The 30-Day Push-Up Challenge—Anyone Can Do!
Even if you can’t muscle out a single “real” push-up, don’t worry! By next month, you could be cranking out 50 and look more toned than ever.
Push-ups are the perfect busy-person’s exercise. With this back-to-basics move, you get a near total-body workout in less than 10 minutes. “Push-ups target your chest, shoulders, and arms, while also working your back, abs, glutes, and legs,” says Wayne Westcott, Ph.D., author of Building Strength and Stamina. Along with toned arms and shoulders, you’ll build stronger bones in your upper body because push-ups are a weight-bearing exercise. And, knocking out reps of “real” (on-your-toes) push-ups can be a big confidence booster!
So let’s get started! Unlike many other push-up challenges, this one involves more than just push-ups to avoid injuries and muscle imbalances. You’ll start with Prep Moves to strengthen key muscles. Then, you’ll add push-ups, performing them on a staircase so you can easily adjust the level of difficulty and gradually work your way down to doing full push-ups on the floor. You’ll also do Complementary (aka Comp) Moves to train opposing muscles groups for a complete strength-training plan. In just 30 days, you’ll be firmer and stronger all over—and able to do “real” push-ups.
a) Stand a few inches away from a staircase. Place your hands slightly wider than shoulder-width apart on the step that is in line with your shoulders when you lean forward, bringing your heels off the floor. Your body should be at about a 45-degree angle to the floor.
b) Bend your elbows out to the sides and slowly lower your upper body toward the stairs until your elbows are bent about 90 degrees. Press against the step and straighten your arms to return to the starting position.
DOS & DON’TS:
Place your hands on the next lower step and walk your feet out farther until your body is in a straight line.
As you become stronger, move down to lower steps with your feet farther away from the staircase until you are down to the floor.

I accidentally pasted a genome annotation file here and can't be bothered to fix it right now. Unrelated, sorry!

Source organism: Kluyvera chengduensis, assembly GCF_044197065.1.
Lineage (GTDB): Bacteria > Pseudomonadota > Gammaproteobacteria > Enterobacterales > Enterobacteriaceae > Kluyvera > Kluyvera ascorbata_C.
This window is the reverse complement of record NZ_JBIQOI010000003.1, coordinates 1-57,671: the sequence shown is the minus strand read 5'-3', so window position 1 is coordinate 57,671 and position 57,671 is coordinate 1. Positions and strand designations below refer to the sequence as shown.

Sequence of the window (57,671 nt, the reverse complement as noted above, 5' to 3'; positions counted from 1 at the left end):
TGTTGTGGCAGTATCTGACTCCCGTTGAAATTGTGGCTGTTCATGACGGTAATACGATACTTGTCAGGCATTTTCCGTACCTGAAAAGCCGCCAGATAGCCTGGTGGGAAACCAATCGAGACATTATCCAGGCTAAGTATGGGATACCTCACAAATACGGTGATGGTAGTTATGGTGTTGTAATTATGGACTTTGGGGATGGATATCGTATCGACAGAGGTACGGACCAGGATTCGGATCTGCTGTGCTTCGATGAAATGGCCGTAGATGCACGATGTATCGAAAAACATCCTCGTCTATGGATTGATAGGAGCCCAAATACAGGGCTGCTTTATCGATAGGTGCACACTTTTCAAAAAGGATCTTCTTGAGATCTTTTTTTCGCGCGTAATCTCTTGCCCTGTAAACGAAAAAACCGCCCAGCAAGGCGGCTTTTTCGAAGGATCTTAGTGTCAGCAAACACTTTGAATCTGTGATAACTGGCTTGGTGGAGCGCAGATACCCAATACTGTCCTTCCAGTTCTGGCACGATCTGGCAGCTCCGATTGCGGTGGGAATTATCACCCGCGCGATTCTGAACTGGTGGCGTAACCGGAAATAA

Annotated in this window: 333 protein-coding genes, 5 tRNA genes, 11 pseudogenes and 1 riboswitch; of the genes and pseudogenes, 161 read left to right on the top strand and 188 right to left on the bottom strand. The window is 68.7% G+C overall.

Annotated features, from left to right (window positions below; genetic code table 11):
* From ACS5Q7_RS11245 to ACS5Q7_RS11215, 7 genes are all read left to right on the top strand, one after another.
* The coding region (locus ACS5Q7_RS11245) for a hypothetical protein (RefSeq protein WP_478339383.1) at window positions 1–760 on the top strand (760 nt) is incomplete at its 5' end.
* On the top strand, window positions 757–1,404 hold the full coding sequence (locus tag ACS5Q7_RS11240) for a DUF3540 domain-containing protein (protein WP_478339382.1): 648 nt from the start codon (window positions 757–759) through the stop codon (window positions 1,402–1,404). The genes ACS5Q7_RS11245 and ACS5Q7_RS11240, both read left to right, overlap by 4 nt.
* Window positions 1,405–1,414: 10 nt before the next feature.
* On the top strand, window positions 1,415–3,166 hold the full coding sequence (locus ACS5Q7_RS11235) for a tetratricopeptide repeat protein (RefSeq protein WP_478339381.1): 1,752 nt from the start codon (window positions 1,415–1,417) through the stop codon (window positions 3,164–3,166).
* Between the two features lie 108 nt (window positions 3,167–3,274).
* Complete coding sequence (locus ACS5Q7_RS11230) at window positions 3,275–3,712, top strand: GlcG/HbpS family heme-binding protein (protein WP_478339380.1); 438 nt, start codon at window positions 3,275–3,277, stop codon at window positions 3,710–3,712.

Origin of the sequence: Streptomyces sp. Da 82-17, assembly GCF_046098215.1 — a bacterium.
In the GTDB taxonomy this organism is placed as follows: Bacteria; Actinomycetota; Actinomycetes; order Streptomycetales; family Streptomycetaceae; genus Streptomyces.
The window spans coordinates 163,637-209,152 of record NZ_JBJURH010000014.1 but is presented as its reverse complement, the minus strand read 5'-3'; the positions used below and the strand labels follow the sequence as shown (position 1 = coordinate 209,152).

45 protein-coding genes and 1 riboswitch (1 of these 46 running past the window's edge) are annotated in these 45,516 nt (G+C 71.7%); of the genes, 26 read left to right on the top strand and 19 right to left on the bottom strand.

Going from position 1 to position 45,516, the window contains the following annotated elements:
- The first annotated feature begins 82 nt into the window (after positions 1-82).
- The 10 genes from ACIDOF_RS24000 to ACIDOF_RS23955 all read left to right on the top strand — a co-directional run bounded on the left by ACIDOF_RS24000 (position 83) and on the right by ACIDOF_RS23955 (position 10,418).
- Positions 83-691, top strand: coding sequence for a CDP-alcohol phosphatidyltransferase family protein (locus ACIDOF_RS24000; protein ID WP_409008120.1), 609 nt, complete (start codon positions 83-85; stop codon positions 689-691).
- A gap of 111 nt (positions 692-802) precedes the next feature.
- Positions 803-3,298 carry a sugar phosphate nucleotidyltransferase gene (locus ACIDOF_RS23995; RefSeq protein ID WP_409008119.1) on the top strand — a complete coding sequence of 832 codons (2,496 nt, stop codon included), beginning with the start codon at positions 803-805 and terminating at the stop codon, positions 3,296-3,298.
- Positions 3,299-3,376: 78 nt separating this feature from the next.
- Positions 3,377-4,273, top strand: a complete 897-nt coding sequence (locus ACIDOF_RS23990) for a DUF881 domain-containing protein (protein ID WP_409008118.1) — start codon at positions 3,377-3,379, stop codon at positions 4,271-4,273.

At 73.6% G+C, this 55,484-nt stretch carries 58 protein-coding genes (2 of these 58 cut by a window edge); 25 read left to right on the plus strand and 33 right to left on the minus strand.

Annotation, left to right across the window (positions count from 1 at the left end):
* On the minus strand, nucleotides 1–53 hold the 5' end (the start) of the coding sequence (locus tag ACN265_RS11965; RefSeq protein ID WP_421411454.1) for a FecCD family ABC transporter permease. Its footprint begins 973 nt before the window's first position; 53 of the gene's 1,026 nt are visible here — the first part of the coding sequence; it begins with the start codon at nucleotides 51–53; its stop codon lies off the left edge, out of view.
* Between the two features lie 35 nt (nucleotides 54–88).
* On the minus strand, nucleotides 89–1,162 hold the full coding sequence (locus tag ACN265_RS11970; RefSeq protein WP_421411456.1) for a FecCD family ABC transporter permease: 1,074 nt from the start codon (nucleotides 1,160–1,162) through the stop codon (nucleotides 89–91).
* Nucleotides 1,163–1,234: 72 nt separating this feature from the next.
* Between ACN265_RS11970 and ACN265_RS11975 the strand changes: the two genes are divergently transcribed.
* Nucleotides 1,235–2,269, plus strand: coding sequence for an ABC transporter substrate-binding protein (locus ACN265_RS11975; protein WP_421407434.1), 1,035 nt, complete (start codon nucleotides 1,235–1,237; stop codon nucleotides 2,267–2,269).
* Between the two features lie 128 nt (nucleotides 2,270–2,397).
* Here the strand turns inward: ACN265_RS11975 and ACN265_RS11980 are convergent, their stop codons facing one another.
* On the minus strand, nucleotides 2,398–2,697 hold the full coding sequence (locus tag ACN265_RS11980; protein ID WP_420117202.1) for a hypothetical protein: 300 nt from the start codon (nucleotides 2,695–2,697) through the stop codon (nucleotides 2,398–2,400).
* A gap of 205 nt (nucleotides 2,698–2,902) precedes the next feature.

Inhale as you lower and exhale as you push back up.
a) Get down on the floor on all fours with your hands slightly more than shoulder-width apart. Tuck your toes under and lift your knees off of the floor, stepping your feet back so you are in a plank position, balancing on your palms and your toes and balls of your feet.
b) Bend your elbows out to the sides and slowly lower your upper body toward the floor until your elbows are bent about 90 degrees. Press against the floor and straighten your arms to return to the starting position.
DOS & DON’TS:
If your wrists hurt when doing push-ups on the floor, grab a pair of dumbbells. You’ll avoid flexing your wrists and reduce pressure by placing the dumbbells on the floor and holding onto them instead of placing your palms flat on the floor.
a) Stand with an exercise band under your feet and your feet about shoulder-width apart. Grasp the ends of the band, bend your elbows 90 degrees with your palms facing in, and hinge forward from your hip.
b) Straighten your arms, raising your hands behind you. Keep your upper arm stationary. Pause for a second, then slowly return to the starting position.
a) Stand with an exercise band under your feet and your feet about shoulder-width apart. Grasp the ends of the band with your arms down at your sides, palms facing in.
b) Raise your arms out to your sides to about shoulder height, palms facing down. Don’t lock your elbows. Pause for a second, then slowly lower.
a) Lie face-up on the floor with your legs bent, feet flat on the floor, and hands behind your head.